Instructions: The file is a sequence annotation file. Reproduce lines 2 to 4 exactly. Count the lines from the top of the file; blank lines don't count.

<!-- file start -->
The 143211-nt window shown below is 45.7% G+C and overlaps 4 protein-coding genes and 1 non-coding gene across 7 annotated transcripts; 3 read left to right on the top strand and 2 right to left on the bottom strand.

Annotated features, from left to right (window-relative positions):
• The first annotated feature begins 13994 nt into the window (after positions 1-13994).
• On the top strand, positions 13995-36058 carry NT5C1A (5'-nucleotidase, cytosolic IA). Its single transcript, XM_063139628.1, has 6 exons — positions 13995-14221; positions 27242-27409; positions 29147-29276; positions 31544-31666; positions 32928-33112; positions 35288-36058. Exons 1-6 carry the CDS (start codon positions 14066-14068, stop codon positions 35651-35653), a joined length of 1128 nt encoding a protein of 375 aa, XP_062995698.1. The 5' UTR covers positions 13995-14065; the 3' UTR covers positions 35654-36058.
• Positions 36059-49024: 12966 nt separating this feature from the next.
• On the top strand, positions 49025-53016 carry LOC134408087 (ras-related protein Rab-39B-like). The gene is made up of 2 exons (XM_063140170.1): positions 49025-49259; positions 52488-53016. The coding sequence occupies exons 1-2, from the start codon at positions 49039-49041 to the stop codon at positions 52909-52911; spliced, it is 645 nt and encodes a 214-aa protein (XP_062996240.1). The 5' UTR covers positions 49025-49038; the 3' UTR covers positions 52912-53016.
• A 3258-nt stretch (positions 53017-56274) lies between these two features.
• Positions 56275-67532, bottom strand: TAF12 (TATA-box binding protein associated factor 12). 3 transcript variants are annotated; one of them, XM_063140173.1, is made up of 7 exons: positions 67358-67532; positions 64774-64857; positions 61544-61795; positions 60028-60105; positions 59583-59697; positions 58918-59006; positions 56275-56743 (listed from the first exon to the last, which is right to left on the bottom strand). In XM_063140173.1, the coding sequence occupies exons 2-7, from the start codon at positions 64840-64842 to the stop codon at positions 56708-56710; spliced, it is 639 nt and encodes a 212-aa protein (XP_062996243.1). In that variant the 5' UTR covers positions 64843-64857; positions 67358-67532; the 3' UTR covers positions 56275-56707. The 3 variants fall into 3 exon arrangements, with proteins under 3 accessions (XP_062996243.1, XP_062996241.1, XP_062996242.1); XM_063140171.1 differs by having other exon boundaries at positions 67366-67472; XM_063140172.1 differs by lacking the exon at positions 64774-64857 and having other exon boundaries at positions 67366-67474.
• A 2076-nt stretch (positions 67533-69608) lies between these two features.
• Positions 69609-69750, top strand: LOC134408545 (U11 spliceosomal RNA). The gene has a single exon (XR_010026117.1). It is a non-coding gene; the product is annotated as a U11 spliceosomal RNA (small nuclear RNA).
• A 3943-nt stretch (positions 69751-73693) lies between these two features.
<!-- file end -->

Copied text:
Annotated features, from left to right (window-relative positions):
• The first annotated feature begins 13994 nt into the window (after positions 1-13994).
• On the top strand, positions 13995-36058 carry NT5C1A (5'-nucleotidase, cytosolic IA). Its single transcript, XM_063139628.1, has 6 exons — positions 13995-14221; positions 27242-27409; positions 29147-29276; positions 31544-31666; positions 32928-33112; positions 35288-36058. Exons 1-6 carry the CDS (start codon positions 14066-14068, stop codon positions 35651-35653), a joined length of 1128 nt encoding a protein of 375 aa, XP_062995698.1. The 5' UTR covers positions 13995-14065; the 3' UTR covers positions 35654-36058.